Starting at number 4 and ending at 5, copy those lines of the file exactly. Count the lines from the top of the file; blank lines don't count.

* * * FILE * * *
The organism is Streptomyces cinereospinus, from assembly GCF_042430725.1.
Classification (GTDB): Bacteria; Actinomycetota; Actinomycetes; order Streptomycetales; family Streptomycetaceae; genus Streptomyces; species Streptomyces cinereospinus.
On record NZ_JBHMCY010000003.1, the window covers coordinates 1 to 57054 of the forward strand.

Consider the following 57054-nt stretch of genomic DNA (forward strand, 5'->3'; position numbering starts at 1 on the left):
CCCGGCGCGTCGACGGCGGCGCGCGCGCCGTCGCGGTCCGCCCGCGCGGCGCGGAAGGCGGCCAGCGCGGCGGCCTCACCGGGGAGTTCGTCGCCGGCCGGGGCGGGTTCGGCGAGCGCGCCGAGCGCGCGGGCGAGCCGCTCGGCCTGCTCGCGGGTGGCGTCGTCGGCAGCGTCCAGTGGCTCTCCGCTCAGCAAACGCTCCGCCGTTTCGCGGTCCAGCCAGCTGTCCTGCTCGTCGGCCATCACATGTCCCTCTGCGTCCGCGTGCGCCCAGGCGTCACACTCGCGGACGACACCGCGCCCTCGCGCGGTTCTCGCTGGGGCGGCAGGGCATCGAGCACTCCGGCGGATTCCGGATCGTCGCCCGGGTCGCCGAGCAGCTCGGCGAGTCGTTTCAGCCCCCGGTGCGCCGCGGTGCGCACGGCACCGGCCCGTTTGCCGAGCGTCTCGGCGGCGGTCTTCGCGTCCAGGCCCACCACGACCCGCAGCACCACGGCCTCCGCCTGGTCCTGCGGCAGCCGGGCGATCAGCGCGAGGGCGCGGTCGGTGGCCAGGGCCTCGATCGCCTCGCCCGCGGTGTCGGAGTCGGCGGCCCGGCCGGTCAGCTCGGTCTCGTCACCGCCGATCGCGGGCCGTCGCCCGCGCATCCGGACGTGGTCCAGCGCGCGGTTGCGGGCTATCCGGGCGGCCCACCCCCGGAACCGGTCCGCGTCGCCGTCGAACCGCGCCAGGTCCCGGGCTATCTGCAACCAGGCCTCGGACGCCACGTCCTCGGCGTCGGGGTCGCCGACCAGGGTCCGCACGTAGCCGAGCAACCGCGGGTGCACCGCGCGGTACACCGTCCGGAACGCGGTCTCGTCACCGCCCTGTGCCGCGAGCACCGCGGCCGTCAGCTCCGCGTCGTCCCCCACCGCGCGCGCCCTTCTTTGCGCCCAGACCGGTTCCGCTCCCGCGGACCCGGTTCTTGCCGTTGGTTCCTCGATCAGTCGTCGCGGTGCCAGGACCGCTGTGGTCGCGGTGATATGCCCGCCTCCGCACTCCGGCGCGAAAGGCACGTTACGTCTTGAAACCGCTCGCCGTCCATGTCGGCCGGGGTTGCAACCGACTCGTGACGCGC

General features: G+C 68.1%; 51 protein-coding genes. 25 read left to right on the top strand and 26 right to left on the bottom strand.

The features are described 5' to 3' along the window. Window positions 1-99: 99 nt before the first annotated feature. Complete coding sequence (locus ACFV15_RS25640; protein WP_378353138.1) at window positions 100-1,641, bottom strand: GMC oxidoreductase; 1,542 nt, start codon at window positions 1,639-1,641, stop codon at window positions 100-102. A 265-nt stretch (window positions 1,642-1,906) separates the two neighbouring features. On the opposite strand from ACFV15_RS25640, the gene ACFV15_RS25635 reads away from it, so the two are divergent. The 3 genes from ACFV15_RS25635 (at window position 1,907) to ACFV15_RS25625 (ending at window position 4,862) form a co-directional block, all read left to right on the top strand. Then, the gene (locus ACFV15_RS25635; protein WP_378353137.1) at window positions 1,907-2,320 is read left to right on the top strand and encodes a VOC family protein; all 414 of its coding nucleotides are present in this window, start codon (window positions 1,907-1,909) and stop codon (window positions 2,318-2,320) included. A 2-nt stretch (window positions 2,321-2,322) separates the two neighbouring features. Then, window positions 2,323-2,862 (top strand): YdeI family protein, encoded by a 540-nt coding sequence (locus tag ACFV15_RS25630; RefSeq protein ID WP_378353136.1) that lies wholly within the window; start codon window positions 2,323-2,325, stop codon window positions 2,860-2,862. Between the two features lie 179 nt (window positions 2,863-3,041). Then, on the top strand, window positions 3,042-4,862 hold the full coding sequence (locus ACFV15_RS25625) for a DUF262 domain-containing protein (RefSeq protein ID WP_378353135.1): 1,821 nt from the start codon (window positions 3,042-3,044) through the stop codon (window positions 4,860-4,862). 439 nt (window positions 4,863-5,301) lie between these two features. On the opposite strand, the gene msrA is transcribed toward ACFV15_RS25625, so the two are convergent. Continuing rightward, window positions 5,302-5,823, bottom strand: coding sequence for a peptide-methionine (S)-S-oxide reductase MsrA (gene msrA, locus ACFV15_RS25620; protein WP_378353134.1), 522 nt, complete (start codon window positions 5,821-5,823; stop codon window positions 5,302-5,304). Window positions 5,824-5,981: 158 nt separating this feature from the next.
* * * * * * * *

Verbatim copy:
Consider the following 57054-nt stretch of genomic DNA (forward strand, 5'->3'; position numbering starts at 1 on the left):
CCCGGCGCGTCGACGGCGGCGCGCGCGCCGTCGCGGTCCGCCCGCGCGGCGCGGAAGGCGGCCAGCGCGGCGGCCTCACCGGGGAGTTCGTCGCCGGCCGGGGCGGGTTCGGCGAGCGCGCCGAGCGCGCGGGCGAGCCGCTCGGCCTGCTCGCGGGTGGCGTCGTCGGCAGCGTCCAGTGGCTCTCCGCTCAGCAAACGCTCCGCCGTTTCGCGGTCCAGCCAGCTGTCCTGCTCGTCGGCCATCACATGTCCCTCTGCGTCCGCGTGCGCCCAGGCGTCACACTCGCGGACGACACCGCGCCCTCGCGCGGTTCTCGCTGGGGCGGCAGGGCATCGAGCACTCCGGCGGATTCCGGATCGTCGCCCGGGTCGCCGAGCAGCTCGGCGAGTCGTTTCAGCCCCCGGTGCGCCGCGGTGCGCACGGCACCGGCCCGTTTGCCGAGCGTCTCGGCGGCGGTCTTCGCGTCCAGGCCCACCACGACCCGCAGCACCACGGCCTCCGCCTGGTCCTGCGGCAGCCGGGCGATCAGCGCGAGGGCGCGGTCGGTGGCCAGGGCCTCGATCGCCTCGCCCGCGGTGTCGGAGTCGGCGGCCCGGCCGGTCAGCTCGGTCTCGTCACCGCCGATCGCGGGCCGTCGCCCGCGCATCCGGACGTGGTCCAGCGCGCGGTTGCGGGCTATCCGGGCGGCCCACCCCCGGAACCGGTCCGCGTCGCCGTCGAACCGCGCCAGGTCCCGGGCTATCTGCAACCAGGCCTCGGACGCCACGTCCTCGGCGTCGGGGTCGCCGACCAGGGTCCGCACGTAGCCGAGCAACCGCGGGTGCACCGCGCGGTACACCGTCCGGAACGCGGTCTCGTCACCGCCCTGTGCCGCGAGCACCGCGGCCGTCAGCTCCGCGTCGTCCCCCACCGCGCGCGCCCTTCTTTGCGCCCAGACCGGTTCCGCTCCCGCGGACCCGGTTCTTGCCGTTGGTTCCTCGATCAGTCGTCGCGGTGCCAGGACCGCTGTGGTCGCGGTGATATGCCCGCCTCCGCACTCCGGCGCGAAAGGCACGTTACGTCTTGAAACCGCTCGCCGTCCATGTCGGCCGGGGTTGCAACCGACTCGTGACGCGC